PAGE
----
Banks attracting customers again with high deposit rates
By Neelima Shankar
Feb 26, 2010
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Indian banks are again on move to attract customers to deposit their money with them. The recent past had seen discouraging behavior from part of these banks owing to the surplus liquidity in the system.

With the RBI's move to suck out excess money from the economy using hike in cash reserve ratio as a tool, these banks are again back on track. As a result of this step, customers are in for a cakewalk.

Four big banks have declared a hike in deposit rates.

The largest private sector lender in the country, ICICI Bank has raised rates by 25-50 basis points on 390 days and 590 days deposits to 6.75 per cent.

Union Bank of India has also increased rates by 25-50 basis points for deposits tenoring 1-5 years. Earlier this week HDFC Bank declared hike in its fixed deposits by 150 basis points. IDBI Bank has been the leader in this trend.

Commenting on this issue, Paresh Sukthankar, ED of HDFC Bank emphasized, "I do believe excess liquidity in the system has been coming off partly with the CRR increase and partly with loan growth picking up. With the government's borrowing programme starts kicking off, again the excess liquidity will probably get absorbed. So, there could be some upward bias on interest rates both deposit and lending rates but the extent and timing, I think will be clearer a little while later."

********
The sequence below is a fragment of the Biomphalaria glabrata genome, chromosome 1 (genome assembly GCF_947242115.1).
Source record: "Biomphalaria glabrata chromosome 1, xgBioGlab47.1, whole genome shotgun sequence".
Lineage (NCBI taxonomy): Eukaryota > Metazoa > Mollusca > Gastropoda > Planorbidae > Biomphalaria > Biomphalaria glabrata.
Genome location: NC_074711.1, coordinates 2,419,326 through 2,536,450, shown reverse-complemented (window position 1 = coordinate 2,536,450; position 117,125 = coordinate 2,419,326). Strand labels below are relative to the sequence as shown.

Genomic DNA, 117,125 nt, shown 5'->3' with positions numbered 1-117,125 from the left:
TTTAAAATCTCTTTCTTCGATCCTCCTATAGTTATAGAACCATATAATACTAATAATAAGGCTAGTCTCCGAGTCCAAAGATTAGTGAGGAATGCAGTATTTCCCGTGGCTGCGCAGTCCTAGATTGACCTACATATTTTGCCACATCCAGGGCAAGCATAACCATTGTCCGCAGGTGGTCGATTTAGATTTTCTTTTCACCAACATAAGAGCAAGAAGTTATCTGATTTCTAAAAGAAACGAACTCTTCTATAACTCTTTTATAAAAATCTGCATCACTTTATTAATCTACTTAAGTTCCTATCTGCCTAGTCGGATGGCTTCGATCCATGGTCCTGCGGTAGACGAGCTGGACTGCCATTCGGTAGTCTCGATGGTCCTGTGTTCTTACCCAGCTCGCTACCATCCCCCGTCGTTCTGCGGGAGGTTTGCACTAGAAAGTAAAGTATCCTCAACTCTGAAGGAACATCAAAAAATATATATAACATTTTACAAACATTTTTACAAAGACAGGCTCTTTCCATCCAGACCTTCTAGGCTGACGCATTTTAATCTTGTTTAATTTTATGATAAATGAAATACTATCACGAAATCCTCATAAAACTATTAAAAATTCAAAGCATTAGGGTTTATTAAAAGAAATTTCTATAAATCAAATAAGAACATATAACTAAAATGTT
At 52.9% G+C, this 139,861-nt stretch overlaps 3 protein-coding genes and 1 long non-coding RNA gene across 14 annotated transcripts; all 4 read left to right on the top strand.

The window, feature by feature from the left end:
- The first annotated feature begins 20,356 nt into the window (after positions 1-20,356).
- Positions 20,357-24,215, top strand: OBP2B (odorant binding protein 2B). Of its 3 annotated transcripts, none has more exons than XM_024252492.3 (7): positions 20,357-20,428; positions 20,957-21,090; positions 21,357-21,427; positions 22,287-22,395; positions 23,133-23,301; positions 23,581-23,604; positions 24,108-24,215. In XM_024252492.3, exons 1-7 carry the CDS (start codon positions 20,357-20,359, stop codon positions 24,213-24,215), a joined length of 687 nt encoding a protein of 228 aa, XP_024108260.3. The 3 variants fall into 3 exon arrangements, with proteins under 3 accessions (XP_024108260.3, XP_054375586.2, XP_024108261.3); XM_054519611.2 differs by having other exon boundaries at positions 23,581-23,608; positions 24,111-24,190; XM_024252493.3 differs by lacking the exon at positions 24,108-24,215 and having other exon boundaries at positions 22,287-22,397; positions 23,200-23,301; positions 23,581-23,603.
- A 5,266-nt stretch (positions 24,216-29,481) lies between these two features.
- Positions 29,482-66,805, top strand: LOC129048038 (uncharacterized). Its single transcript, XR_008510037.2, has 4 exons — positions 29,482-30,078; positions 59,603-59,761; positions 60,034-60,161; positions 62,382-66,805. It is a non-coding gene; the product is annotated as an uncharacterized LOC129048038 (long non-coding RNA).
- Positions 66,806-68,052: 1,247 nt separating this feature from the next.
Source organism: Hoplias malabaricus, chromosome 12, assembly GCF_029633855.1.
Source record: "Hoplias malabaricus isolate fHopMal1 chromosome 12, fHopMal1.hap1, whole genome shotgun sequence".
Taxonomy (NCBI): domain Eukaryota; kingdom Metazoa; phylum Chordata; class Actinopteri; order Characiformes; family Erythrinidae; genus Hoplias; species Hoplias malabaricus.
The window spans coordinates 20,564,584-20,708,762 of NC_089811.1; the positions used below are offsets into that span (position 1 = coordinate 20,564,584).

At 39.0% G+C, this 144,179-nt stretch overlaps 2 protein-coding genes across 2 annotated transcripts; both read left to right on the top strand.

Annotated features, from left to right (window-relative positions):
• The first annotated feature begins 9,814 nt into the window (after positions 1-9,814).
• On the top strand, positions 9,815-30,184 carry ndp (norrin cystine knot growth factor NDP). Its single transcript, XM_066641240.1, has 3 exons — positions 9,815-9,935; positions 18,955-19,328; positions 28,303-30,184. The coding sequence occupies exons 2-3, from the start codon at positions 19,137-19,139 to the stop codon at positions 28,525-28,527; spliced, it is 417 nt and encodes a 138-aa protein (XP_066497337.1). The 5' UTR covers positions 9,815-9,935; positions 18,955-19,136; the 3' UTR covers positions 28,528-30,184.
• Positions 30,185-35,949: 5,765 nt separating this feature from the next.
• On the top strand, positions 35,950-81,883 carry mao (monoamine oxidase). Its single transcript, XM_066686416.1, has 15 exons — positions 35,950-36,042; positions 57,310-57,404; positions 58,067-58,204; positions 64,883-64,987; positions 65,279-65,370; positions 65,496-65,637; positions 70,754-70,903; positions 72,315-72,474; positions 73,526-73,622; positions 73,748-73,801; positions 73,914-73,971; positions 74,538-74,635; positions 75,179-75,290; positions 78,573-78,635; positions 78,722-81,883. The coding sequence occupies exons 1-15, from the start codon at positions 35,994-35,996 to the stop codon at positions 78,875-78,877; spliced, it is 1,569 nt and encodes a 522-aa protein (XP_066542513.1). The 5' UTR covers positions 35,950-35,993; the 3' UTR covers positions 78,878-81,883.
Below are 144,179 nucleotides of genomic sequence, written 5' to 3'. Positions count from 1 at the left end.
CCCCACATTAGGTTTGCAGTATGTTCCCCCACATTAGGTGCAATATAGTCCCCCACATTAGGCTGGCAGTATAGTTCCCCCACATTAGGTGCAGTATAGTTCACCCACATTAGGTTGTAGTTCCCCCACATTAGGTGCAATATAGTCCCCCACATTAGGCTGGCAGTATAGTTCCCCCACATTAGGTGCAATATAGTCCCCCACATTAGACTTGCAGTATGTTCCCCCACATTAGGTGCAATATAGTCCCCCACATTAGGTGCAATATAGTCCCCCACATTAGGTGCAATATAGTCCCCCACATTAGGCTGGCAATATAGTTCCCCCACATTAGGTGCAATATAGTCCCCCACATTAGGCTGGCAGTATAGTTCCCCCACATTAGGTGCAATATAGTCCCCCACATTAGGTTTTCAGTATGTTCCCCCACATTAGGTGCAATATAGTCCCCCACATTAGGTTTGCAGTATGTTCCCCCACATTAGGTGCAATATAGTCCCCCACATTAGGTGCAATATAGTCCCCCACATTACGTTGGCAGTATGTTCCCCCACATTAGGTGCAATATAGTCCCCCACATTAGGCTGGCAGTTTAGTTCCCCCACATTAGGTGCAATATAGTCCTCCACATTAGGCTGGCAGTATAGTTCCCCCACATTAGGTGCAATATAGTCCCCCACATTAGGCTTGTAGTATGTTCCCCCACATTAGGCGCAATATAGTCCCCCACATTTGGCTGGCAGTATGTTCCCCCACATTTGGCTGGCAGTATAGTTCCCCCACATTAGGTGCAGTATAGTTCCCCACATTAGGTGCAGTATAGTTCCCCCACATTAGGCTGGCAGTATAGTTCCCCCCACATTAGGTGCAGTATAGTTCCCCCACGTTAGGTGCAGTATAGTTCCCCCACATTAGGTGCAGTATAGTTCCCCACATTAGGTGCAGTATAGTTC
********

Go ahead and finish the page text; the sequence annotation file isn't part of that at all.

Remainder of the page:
However, an opinion contrary to these banks is held by none other than the largest bank in the country, State Bank of India. The bank has said that its interest rates will not increase till May-June.

"That may not happen till May-June till the liquidity surplus goes away from the system," O.P. Bhatt, chairman of SBI, said.

The banks are on this move because they want to borrow more and more money from customers. The reason behind this can be accounted to the fact that deposit growth of banks had fallen to as low as 17 %, a four year low and banks fear that despite sufficient liquidity the cash may dry up due to imminent policy tightening by the central bank and surge in demand for home loans.


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